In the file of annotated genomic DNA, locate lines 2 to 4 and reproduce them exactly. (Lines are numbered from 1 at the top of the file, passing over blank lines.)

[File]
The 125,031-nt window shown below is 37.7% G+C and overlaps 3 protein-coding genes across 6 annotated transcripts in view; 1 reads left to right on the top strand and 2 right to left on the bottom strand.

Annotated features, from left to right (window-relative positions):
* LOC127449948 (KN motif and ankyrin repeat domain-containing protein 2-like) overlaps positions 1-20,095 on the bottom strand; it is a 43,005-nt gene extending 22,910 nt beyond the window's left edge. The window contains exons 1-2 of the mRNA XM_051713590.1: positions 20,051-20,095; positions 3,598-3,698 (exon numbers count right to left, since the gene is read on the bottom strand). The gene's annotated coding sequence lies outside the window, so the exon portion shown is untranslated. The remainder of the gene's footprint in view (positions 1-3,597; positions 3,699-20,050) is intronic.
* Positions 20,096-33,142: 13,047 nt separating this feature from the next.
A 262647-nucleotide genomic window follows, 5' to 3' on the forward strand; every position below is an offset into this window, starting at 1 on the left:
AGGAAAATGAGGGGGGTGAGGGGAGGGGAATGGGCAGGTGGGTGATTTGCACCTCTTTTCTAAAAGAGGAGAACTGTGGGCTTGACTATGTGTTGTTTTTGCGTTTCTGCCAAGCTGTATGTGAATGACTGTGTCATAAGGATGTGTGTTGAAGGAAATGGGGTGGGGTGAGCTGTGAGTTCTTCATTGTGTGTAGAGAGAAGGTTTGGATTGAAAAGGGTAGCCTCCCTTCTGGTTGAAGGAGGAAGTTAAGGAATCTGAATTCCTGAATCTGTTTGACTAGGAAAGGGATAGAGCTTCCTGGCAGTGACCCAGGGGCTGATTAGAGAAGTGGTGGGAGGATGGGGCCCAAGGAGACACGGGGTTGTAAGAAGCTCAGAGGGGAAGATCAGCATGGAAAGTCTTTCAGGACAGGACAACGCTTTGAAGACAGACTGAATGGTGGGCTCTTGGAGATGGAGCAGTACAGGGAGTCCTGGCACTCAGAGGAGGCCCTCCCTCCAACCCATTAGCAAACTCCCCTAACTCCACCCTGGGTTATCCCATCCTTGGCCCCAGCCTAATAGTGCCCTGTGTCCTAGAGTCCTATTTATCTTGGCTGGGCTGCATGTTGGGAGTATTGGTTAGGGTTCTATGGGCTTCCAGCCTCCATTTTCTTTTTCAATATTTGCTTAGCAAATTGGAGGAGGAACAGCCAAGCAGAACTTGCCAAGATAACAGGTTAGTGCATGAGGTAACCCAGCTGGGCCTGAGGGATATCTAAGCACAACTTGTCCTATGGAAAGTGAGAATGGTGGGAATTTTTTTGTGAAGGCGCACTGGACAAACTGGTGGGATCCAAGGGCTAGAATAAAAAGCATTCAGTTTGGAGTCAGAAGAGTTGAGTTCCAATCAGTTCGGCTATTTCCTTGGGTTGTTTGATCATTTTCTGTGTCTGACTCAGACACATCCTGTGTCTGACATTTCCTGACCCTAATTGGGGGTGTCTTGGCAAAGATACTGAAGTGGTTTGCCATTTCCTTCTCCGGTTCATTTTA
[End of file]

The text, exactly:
Annotated features, from left to right (window-relative positions):
* LOC127449948 (KN motif and ankyrin repeat domain-containing protein 2-like) overlaps positions 1-20,095 on the bottom strand; it is a 43,005-nt gene extending 22,910 nt beyond the window's left edge. The window contains exons 1-2 of the mRNA XM_051713590.1: positions 20,051-20,095; positions 3,598-3,698 (exon numbers count right to left, since the gene is read on the bottom strand). The gene's annotated coding sequence lies outside the window, so the exon portion shown is untranslated. The remainder of the gene's footprint in view (positions 1-3,597; positions 3,699-20,050) is intronic.
* Positions 20,096-33,142: 13,047 nt separating this feature from the next.